I am currently working with a rounded up values of continuous distribution and I am trying to find out some of its general properties. I have the following model:
$y = \lceil x \rceil$
where $x$ has continuous distribution and $\lceil x \rceil$ is a rounded up value of $x$. I am mainly interested in quantiles of distribution of $\lceil x \rceil$. While the quantiles of $x$ are straight forward, the rounded up version seems trickier. I could do simulations, but I have a feeling that there is a much simpler and neater way of working with its quantiles. So if we define quantiles $n$ and $k$ the following way:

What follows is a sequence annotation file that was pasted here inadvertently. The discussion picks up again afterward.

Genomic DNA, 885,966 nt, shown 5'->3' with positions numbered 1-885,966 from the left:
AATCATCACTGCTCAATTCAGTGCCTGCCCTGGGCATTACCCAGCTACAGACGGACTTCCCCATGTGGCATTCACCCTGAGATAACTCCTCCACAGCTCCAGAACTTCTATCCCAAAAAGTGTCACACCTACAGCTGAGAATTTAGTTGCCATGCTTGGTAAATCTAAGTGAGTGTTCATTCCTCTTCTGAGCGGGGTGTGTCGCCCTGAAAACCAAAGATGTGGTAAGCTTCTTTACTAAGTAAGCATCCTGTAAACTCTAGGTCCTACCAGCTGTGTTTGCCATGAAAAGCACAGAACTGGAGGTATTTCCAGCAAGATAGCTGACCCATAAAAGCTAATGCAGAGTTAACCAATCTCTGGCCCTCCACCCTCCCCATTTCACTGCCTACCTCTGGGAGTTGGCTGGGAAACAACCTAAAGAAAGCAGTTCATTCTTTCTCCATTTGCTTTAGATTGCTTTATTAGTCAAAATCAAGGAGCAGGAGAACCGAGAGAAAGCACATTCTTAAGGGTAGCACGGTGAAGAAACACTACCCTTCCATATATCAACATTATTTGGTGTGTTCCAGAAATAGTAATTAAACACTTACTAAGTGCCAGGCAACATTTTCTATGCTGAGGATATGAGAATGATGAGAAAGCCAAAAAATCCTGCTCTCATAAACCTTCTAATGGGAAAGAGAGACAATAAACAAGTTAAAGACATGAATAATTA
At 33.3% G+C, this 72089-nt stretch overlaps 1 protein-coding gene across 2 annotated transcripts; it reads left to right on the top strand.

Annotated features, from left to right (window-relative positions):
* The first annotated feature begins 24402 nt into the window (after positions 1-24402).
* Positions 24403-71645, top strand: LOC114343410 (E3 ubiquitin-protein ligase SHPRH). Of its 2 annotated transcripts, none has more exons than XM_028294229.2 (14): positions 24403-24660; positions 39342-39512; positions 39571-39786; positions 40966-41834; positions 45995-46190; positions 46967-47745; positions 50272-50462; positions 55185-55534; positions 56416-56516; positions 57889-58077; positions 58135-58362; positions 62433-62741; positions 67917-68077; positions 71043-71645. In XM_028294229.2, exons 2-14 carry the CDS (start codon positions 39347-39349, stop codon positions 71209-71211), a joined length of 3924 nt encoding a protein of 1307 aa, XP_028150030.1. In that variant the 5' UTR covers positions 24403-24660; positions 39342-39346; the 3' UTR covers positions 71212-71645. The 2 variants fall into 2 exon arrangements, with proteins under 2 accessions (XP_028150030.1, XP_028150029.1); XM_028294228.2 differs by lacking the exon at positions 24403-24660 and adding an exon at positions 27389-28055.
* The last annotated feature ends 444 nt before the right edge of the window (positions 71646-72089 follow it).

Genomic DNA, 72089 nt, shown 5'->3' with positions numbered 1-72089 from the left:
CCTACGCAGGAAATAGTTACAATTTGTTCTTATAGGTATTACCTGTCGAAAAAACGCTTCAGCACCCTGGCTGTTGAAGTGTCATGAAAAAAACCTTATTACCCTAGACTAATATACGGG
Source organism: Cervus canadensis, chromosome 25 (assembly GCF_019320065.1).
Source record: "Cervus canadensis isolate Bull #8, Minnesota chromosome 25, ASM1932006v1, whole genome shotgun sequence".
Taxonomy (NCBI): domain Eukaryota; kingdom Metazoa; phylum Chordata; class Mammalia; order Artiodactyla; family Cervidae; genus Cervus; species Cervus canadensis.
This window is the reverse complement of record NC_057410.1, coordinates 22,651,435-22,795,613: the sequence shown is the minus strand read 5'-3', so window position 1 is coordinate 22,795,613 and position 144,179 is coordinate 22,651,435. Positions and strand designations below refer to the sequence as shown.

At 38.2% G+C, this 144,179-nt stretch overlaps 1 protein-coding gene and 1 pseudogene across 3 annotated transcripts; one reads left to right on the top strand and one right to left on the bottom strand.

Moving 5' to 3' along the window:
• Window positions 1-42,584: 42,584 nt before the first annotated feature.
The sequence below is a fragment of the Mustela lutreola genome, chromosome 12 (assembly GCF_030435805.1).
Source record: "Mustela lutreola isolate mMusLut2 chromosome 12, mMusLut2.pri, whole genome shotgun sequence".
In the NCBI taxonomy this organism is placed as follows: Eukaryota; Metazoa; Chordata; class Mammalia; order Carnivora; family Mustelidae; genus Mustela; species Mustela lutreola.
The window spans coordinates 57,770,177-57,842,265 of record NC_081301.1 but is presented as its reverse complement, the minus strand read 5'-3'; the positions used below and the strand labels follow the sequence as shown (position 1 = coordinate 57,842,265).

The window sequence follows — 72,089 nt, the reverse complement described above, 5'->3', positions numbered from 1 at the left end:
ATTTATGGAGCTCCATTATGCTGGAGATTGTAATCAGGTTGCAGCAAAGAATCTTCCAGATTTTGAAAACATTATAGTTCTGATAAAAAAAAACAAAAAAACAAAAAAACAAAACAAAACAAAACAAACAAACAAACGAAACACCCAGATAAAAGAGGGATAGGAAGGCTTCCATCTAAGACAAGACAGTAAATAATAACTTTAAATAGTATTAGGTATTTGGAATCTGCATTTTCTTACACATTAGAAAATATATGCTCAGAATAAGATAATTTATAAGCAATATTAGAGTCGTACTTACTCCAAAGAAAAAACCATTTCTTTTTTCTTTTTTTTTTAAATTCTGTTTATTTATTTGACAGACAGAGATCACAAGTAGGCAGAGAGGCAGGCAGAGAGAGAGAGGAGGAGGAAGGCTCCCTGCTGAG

$k: P(x < k) = 1 - \alpha,$
$n: P(\lceil x \rceil < n) \geq 1 - \alpha,$
then I have a very strong feeling that the following is true:
$\lceil k \rceil = n$
This means that the quantiles of rounded up $x$ are equal to rounded up quantiles of $x$. The simulations I've done in R so far support this finding and I cannot find any case, where this would be violated. However I need an appropriate mathematical proof for this, and I can't seem to find one. And, by the way, in case this is not always true, I need to know the conditions when this equation does not hold.
Does anyone have any references to the proof or any ideas of how to prove this?